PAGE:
One of the issues in Digital Britain that gets the least coverage compared to its value is that of spectrum reform. It is a highly obscure and technical issue that many people in government have yet to get their head round, never mind the general public. Yet I would argue the prize at stake, in terms of the sort of services and economic activity that could be unlocked, deserves a huge amount more attention than it gets.
An extremely short history of radio spectrum policy in the 21st century goes something like this.
Spectrum in the UK had historically been licensed for specific purposes to a range of public and private sector users, paying varying amounts for the privilege, having been selected by various means, and with various controls over what the spectrum could be used for.
In line with the Cave review, the government adopted a new market-led strategy which aimed to put spectrum in the hands of those who valued it most, to do with it broadly what they wanted. The spectrum auction in 2001 was the first step towards this goal, and with the creation of Ofcom, the process of liberalisation was to be embarked upon.
That we have not got further down the track of a market-based system of allocation, with widespread spectrum trading, change of use and greater efficiency, is at least in part due to the complicated nature of legacy spectrum licences. Incumbents have naturally sought to maximise the value of their licences and avoid what they see as discrimination, including by legal challenge.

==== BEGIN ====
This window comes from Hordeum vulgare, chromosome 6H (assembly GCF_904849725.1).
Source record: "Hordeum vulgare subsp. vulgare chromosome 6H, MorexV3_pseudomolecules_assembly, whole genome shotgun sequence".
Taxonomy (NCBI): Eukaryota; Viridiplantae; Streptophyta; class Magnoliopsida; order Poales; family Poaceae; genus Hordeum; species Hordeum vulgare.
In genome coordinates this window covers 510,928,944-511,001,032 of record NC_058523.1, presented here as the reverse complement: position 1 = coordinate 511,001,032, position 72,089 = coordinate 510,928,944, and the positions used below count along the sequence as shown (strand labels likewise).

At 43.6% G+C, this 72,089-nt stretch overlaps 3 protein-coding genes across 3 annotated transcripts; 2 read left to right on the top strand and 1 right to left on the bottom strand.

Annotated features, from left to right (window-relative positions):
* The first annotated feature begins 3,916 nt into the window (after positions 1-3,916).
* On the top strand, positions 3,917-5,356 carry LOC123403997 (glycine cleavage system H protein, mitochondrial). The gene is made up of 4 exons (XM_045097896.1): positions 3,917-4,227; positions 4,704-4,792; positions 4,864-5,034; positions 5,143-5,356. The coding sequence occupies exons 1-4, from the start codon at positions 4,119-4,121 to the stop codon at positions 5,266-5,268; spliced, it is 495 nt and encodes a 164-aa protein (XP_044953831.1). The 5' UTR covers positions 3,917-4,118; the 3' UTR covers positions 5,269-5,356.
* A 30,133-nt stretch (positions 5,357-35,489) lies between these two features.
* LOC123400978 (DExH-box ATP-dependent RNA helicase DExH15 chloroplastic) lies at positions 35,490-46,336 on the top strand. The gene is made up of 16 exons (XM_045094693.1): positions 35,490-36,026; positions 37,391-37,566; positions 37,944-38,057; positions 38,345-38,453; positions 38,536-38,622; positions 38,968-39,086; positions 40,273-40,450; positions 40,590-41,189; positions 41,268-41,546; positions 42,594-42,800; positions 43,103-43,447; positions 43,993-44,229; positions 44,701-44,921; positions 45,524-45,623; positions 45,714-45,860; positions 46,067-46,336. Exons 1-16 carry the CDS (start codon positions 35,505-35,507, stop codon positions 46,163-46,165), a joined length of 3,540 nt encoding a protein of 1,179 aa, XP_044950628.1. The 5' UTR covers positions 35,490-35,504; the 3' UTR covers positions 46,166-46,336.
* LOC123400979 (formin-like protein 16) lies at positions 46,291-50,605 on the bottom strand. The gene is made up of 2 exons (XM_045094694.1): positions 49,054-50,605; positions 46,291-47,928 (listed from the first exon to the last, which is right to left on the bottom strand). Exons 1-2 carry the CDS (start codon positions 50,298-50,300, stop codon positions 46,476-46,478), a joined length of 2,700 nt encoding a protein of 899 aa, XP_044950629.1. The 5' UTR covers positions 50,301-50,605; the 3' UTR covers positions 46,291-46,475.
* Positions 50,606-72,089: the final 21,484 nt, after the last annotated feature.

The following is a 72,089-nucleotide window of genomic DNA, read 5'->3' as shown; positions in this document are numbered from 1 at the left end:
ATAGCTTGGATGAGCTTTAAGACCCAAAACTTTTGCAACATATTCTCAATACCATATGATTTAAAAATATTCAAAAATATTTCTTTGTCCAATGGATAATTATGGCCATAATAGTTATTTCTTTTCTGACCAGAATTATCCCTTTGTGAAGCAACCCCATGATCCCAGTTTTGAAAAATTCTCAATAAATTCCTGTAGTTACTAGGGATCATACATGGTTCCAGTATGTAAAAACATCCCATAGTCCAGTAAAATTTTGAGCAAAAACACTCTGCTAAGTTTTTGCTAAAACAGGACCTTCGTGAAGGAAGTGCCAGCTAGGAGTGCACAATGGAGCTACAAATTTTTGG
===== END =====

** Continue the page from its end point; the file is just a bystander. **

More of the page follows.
This is most evident in the mobile sector, where we have five players falling roughly into three camps. Yesterday, the Secretary of State met the five UK mobile operators to discuss next steps on how to drive forward liberalisation. There is a growing understanding that this might be the best chance we get to unlock new spectrum for use, and allow already-held spectrum to be used for other services, at a pace with which everyone can live.
The fact it has taken me four paragraphs just to understand why we want to take action, never mind what the details will be, demonstrates how obscure an issue this is. But the prize – new services; new technology; new economic value – is enormous and could well be one of the most important things we achieve in Digital Britain.